Quinoa vodka?  That’s right.  This company brings together French distillers and Bolivian farmers for an award winning product (nominated Best Tasting Vodka 2009 at the New York Spirits Awards and Gold Medal at the Chicago Beverage Testing Institute 2009).  Their other products include such Fair Trade ingrediants as goji fruit (the fruit that contains most antioxidants in the world) and coffee.
 
Photo of Products from Fair Trade Spirits Company

Fair Trade Spirits Company products sold under the FAIR label

With plants and production facilities in France, they are using their commitment to sustainability and Fair Trade to ensure a direct relationship between farmers and consumers.  They discuss the importance of creating a sustainable product without compromising taste and quality. 
 
 

Did you know that September 19 – 25 is the Fifth Annual San Francisco Cocktail Week

 

Show note:

Tune in Saturday, September 17, 2011 at 11:30 am when Bill interviews Ashok Kamal of Bennu and Dean LaTourrette of Save the Waves to discuss our environment through the lens of our world’s oceans.

 

Post links:

Listen to the interview with Fair Trade Spirits Company: Episode 31 of The Wendel Forum(27:48 mins, mp3)

Fair Trade Spirits company website:  http://www.fairtradespirits.com/

Green 960 AM radio: www.green960.com

Bill Acevedo website bio: www.wendel.com/wacevedo

Fifth Annual San FranciscoCocktail Week:  http://sfcocktailweek.com/about.html

 

Jose Corona of Inner City Advisors

Jose Corona of Inner City Advisors

In Episode 27 of The Wendel Forum(originally aired on Green 960 AM radio on August 13, 2011), Jose Corona, Cheif Executive Officer of Inner City Advisors (ICA), shares with show host Dick Lyons how the organization promotes the competitive advantages of locating a business in an inner city neighborhood.

Founded in 1996 in Oakland, the nonprofit group was born out of a Harvard Business School initiative.  Its mission is to help both companies and communities by promoting the advantages of locating in inner city neighborhoods and by providing companies with the advice and resources to grow their businesses.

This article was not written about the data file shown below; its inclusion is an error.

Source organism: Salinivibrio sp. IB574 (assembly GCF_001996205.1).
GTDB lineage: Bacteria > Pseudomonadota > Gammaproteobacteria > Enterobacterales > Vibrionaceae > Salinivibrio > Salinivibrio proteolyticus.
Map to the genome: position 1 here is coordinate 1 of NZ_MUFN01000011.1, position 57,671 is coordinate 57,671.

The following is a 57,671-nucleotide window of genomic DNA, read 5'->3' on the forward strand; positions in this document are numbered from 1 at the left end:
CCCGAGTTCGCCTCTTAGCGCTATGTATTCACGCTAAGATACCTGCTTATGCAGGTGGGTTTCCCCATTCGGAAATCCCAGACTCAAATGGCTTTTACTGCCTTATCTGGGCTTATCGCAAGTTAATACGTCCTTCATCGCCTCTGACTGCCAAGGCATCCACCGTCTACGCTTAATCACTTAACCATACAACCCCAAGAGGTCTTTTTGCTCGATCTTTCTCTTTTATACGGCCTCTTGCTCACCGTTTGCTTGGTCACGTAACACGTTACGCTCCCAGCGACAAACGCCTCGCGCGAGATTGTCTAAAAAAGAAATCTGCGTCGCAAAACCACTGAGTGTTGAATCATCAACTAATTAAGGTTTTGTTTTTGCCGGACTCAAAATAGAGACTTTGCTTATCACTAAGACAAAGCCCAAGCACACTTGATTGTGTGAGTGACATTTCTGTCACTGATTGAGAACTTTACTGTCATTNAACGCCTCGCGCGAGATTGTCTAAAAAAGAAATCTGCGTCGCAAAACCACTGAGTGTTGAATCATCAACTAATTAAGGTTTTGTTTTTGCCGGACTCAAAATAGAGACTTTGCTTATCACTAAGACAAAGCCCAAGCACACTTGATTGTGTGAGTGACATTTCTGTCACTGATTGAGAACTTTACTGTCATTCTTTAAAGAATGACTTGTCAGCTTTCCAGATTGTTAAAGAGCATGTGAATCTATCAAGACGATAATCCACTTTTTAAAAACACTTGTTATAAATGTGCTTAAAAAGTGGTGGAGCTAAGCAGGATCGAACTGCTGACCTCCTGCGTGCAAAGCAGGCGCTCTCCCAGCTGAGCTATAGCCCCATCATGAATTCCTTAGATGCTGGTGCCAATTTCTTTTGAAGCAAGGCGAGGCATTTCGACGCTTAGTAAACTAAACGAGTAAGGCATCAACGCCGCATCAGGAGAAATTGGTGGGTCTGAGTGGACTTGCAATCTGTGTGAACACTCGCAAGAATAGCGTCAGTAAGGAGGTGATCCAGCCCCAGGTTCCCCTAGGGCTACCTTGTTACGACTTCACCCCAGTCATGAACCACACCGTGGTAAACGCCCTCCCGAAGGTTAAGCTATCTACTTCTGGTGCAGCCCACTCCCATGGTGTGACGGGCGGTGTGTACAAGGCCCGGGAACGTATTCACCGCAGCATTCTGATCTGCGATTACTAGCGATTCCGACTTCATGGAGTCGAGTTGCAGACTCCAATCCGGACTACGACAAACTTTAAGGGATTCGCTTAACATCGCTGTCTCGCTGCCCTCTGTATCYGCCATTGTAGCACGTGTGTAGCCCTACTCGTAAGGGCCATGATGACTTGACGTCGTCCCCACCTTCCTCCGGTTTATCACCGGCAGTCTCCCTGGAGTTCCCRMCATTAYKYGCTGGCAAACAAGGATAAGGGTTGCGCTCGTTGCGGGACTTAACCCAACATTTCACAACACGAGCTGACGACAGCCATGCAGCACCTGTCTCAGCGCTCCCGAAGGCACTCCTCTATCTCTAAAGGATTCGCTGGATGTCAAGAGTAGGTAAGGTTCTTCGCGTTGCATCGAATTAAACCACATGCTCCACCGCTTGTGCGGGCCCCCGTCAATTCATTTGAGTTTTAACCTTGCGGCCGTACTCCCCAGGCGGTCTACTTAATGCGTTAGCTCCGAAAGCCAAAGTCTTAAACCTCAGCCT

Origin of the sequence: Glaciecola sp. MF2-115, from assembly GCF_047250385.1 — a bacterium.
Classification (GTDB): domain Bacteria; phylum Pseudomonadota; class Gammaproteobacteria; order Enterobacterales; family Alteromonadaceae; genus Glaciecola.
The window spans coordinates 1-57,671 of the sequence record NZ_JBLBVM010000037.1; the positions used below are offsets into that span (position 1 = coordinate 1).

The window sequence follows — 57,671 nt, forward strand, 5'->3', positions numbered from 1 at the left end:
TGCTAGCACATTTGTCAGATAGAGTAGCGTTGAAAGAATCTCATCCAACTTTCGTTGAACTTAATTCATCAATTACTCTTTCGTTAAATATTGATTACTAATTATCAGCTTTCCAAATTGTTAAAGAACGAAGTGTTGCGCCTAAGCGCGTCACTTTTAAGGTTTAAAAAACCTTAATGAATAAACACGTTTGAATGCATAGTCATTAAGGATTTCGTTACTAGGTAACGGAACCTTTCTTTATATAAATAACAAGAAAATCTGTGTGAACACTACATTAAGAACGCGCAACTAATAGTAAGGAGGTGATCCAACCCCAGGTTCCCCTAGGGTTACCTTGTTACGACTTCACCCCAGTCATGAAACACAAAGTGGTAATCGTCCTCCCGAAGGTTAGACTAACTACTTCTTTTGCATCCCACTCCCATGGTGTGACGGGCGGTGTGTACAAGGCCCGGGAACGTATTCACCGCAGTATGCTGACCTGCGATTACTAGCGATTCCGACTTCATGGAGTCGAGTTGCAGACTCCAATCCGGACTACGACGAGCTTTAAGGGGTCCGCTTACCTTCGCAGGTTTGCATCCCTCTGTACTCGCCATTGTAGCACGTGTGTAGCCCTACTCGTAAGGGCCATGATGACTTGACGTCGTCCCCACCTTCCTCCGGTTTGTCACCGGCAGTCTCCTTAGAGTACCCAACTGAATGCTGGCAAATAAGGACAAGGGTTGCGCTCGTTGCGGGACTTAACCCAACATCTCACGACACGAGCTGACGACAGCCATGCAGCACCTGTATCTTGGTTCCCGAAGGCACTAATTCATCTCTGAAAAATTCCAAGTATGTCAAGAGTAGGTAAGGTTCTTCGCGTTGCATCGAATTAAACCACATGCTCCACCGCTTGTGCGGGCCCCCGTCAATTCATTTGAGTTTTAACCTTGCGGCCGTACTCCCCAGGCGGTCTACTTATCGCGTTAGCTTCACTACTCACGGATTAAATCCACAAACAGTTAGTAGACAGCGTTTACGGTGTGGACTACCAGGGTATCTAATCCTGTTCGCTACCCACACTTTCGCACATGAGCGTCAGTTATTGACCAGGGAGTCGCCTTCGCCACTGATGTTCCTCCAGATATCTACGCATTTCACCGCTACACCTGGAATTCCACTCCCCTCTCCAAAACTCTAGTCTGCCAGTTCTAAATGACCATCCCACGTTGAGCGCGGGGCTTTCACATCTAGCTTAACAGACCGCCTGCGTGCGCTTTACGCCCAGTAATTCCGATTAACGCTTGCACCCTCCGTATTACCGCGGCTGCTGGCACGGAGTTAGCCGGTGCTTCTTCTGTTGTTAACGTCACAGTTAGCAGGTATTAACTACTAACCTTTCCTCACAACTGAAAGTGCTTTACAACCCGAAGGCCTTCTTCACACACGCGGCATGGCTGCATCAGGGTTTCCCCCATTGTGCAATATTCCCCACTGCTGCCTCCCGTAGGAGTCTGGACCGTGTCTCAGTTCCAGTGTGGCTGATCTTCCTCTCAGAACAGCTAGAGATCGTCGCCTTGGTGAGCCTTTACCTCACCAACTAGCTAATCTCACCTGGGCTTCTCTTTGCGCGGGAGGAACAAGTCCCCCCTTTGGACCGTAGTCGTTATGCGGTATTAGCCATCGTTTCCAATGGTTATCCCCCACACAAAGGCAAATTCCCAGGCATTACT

Currently, they use a three-pronged approach:

1) They offer portfolio companies a network of experienced advisors that can provide both strategic and tactical, real-world advice to address the company’s business problems.

2) They provide an advanced entrepreneur program, modeled after a Stanford business course, to provide company leaders with the education they need.

3) They are developing a network of capital sources, including an ICA fund, to help portfolio companies grow when they’re ready.

Among their portfolio are several familiar names in the green community.  Who have they helped?  Well, here are a few names that you may recognize:

ICA is doing some great work.  And the proof is in the numbers.  Jose shares some inspiring statistics in his interview.  The companies in their portfolio are creating jobs and infusing wages and wealth into inner city neighborhoods. 

Let us know what other innovative business growth programs you see out there!

SHOW NOTE: Tune in to The Wendel Forum on Green 960 AM radio tomorrow, August 20, at 11:30 a.m. for an interview with health and natural product investment expert Thomas Simone.

Post Links:

Listen to interview with Jose Corona: Episode 27 of The Wendel Forum (mp3, 27.47 min.)